"If you want to know who's most likely to lead in a serious way on the environment," says Edwards,"look who's been leading throughout the campaign." A former North Carolina senator (and the 2004 Democratic nominee for vice president), Edwards told Iowa voters last March that greening the United States won't be easy, "but it's time to ask the American people to be patriotic about something other than the war."
Battle Cry: "The world is at crisis on the issue of climate change—it requires action now. And without American leadership, nothing will happen."
Green Chops: In March, Edwards became the first candidate to commit to an 80 percent reduction of greenhouse gases by 2050 (a pledge later picked up by candidates Clinton and Obama.) He has demanded a freeze on all U.S. coal-plant development until we find the technology to burn coal with zero emissions.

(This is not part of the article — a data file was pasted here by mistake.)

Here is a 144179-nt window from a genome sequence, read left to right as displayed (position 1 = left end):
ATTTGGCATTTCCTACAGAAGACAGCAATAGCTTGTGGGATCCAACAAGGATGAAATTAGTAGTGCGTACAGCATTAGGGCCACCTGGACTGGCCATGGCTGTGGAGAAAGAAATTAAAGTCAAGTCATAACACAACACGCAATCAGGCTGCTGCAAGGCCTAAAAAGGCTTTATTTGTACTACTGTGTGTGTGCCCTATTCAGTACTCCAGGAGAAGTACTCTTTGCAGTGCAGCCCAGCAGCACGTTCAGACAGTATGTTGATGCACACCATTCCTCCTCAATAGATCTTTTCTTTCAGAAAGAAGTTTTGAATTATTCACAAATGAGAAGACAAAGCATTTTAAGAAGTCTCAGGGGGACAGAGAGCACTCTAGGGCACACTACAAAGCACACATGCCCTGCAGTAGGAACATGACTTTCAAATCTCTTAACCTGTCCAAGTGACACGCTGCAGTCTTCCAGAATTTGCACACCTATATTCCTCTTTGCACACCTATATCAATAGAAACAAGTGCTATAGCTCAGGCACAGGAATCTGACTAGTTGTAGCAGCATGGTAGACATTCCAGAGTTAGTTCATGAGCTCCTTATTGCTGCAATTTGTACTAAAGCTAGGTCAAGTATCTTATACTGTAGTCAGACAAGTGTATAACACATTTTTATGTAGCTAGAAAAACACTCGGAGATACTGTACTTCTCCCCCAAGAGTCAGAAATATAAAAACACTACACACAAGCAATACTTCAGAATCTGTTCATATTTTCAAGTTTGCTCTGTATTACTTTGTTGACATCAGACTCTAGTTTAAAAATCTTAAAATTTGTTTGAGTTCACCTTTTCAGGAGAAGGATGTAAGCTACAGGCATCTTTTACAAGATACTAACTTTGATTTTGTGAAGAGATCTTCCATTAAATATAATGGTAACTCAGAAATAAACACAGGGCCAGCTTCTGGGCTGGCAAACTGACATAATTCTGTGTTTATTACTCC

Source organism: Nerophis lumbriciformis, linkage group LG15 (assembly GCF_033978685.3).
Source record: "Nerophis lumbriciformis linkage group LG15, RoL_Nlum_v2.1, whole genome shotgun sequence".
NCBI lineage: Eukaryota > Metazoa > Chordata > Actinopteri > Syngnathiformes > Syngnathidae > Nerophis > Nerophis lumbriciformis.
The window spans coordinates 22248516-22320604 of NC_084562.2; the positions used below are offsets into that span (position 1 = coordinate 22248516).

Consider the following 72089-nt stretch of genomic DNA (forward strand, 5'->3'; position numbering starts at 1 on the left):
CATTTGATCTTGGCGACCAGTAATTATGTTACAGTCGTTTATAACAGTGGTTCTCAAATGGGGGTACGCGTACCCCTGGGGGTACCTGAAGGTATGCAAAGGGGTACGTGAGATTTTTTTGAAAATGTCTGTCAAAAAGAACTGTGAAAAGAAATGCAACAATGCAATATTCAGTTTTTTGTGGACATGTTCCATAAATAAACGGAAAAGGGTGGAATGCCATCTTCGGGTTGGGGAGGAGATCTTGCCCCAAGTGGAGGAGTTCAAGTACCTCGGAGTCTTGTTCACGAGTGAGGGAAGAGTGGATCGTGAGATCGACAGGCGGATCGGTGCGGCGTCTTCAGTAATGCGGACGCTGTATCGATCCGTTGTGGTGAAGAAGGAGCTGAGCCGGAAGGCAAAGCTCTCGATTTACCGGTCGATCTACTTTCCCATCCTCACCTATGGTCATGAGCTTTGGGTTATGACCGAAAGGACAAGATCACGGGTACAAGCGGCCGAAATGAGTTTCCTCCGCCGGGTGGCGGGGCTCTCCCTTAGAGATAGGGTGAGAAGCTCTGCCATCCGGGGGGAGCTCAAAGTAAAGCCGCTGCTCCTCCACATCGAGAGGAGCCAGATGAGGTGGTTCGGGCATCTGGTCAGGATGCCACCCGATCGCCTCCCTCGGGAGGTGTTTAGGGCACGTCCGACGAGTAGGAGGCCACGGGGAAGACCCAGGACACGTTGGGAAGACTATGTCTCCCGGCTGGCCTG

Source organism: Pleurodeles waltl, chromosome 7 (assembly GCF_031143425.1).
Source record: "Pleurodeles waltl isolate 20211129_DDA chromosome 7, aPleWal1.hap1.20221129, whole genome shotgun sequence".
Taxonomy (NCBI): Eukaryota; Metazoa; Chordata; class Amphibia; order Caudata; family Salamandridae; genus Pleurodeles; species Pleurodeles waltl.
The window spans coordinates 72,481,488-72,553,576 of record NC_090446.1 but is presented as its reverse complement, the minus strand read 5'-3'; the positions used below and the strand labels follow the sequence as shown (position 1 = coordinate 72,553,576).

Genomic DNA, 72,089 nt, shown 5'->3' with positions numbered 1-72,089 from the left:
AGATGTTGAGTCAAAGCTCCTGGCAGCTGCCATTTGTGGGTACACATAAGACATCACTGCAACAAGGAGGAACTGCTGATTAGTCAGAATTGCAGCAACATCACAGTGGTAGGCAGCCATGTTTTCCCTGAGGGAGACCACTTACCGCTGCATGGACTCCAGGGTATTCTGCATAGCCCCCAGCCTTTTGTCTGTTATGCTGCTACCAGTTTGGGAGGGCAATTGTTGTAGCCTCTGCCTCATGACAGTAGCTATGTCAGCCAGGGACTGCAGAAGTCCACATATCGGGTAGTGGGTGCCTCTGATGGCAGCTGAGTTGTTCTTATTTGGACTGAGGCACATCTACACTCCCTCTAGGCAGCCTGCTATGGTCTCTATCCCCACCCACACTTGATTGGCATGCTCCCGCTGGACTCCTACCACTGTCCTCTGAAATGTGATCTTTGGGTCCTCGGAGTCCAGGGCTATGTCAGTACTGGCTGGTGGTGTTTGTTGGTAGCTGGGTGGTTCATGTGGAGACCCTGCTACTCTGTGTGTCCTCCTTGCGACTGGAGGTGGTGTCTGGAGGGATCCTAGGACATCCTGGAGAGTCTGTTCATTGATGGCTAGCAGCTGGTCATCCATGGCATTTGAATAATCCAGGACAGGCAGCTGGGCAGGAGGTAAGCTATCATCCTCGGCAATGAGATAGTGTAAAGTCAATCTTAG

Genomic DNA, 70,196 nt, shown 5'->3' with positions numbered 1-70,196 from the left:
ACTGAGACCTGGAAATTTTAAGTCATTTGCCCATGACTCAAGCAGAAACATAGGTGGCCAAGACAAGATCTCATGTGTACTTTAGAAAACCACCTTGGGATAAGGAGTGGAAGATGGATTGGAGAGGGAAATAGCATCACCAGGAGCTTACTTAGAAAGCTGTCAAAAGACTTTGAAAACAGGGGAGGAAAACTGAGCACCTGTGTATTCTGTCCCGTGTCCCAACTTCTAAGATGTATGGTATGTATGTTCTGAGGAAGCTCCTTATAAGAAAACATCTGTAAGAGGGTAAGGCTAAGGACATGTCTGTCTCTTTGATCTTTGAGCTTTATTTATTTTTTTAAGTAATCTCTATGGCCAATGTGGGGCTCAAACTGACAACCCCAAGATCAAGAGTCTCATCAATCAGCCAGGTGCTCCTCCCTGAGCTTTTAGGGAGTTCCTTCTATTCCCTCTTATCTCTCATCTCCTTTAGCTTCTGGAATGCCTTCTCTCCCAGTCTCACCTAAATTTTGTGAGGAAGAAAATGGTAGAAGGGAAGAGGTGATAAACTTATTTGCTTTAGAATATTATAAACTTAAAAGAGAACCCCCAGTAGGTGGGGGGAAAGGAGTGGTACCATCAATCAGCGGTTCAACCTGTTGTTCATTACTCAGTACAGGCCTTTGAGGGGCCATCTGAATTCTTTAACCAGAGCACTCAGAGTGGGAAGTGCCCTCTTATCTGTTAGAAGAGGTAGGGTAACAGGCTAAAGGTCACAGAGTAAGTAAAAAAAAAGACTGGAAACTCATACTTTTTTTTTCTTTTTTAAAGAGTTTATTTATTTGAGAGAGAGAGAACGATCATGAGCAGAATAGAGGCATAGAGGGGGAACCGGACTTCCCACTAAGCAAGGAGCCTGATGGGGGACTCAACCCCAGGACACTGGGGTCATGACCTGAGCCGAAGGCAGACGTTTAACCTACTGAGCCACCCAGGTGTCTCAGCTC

Power Points: Proposed a plan last spring to auction off greenhouse-gas-pollution permits to help pay for a $13 billion-a-year New Energy Economy Fund, which will be invested in emerging clean-energy industries—a move he believes can create one million "green-collar" jobs by 2025. (Obama later adopted a similar program.)
Outside Moment: Edwards climbed Kilimanjaro with his late son, Wade, in 1995. "Passing a love of the outdoors through generations is a great American tradition," he says, "a powerful reminder of our obligation to act as stewards."
Eco-Hero: "It's a funny thing—today, I actually think it is Al Gore."
Hmmm: Edwards sounds committed, but he showed little environmental leadership during his Senate career, from 1998 to 2004. His 28,200-square-foot home in Raleigh, North Carolina, though equipped with solar panels and other energy-efficient features, casts a long shadow over his conservation rhetoric.